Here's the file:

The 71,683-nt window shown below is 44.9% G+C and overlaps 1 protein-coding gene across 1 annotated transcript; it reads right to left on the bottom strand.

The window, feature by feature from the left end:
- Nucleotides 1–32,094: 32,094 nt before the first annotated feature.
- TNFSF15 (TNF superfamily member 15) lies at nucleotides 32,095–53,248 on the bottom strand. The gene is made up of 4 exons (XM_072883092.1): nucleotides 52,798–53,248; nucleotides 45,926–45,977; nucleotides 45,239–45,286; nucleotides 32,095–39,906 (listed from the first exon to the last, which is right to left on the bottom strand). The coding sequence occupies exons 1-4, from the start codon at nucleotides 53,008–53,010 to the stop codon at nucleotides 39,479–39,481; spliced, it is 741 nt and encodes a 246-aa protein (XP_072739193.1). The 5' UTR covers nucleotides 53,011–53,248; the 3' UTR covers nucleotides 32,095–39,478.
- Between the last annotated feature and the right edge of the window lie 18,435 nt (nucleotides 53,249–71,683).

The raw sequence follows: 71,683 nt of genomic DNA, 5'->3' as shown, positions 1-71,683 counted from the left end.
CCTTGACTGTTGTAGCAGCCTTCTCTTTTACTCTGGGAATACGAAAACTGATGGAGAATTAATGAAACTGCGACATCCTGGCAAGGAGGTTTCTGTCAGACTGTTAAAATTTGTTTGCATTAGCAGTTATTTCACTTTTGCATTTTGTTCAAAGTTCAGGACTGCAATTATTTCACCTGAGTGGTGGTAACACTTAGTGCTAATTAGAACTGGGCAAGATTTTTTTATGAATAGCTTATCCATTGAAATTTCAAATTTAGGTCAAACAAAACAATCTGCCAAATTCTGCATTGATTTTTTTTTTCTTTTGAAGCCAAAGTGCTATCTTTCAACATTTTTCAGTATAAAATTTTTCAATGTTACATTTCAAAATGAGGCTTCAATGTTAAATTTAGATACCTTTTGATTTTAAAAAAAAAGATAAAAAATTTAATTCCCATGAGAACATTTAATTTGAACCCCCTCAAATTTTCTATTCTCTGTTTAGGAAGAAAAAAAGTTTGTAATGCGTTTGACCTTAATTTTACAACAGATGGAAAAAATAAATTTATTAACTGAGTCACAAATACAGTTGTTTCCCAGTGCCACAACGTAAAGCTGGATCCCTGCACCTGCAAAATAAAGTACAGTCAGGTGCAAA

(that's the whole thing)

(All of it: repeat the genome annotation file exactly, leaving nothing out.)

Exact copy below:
The 71,683-nt window shown below is 44.9% G+C and overlaps 1 protein-coding gene across 1 annotated transcript; it reads right to left on the bottom strand.

The window, feature by feature from the left end:
- Nucleotides 1–32,094: 32,094 nt before the first annotated feature.
- TNFSF15 (TNF superfamily member 15) lies at nucleotides 32,095–53,248 on the bottom strand. The gene is made up of 4 exons (XM_072883092.1): nucleotides 52,798–53,248; nucleotides 45,926–45,977; nucleotides 45,239–45,286; nucleotides 32,095–39,906 (listed from the first exon to the last, which is right to left on the bottom strand). The coding sequence occupies exons 1-4, from the start codon at nucleotides 53,008–53,010 to the stop codon at nucleotides 39,479–39,481; spliced, it is 741 nt and encodes a 246-aa protein (XP_072739193.1). The 5' UTR covers nucleotides 53,011–53,248; the 3' UTR covers nucleotides 32,095–39,478.
- Between the last annotated feature and the right edge of the window lie 18,435 nt (nucleotides 53,249–71,683).

The raw sequence follows: 71,683 nt of genomic DNA, 5'->3' as shown, positions 1-71,683 counted from the left end.
CCTTGACTGTTGTAGCAGCCTTCTCTTTTACTCTGGGAATACGAAAACTGATGGAGAATTAATGAAACTGCGACATCCTGGCAAGGAGGTTTCTGTCAGACTGTTAAAATTTGTTTGCATTAGCAGTTATTTCACTTTTGCATTTTGTTCAAAGTTCAGGACTGCAATTATTTCACCTGAGTGGTGGTAACACTTAGTGCTAATTAGAACTGGGCAAGATTTTTTTATGAATAGCTTATCCATTGAAATTTCAAATTTAGGTCAAACAAAACAATCTGCCAAATTCTGCATTGATTTTTTTTTTCTTTTGAAGCCAAAGTGCTATCTTTCAACATTTTTCAGTATAAAATTTTTCAATGTTACATTTCAAAATGAGGCTTCAATGTTAAATTTAGATACCTTTTGATTTTAAAAAAAAAGATAAAAAATTTAATTCCCATGAGAACATTTAATTTGAACCCCCTCAAATTTTCTATTCTCTGTTTAGGAAGAAAAAAAGTTTGTAATGCGTTTGACCTTAATTTTACAACAGATGGAAAAAATAAATTTATTAACTGAGTCACAAATACAGTTGTTTCCCAGTGCCACAACGTAAAGCTGGATCCCTGCACCTGCAAAATAAAGTACAGTCAGGTGCAAA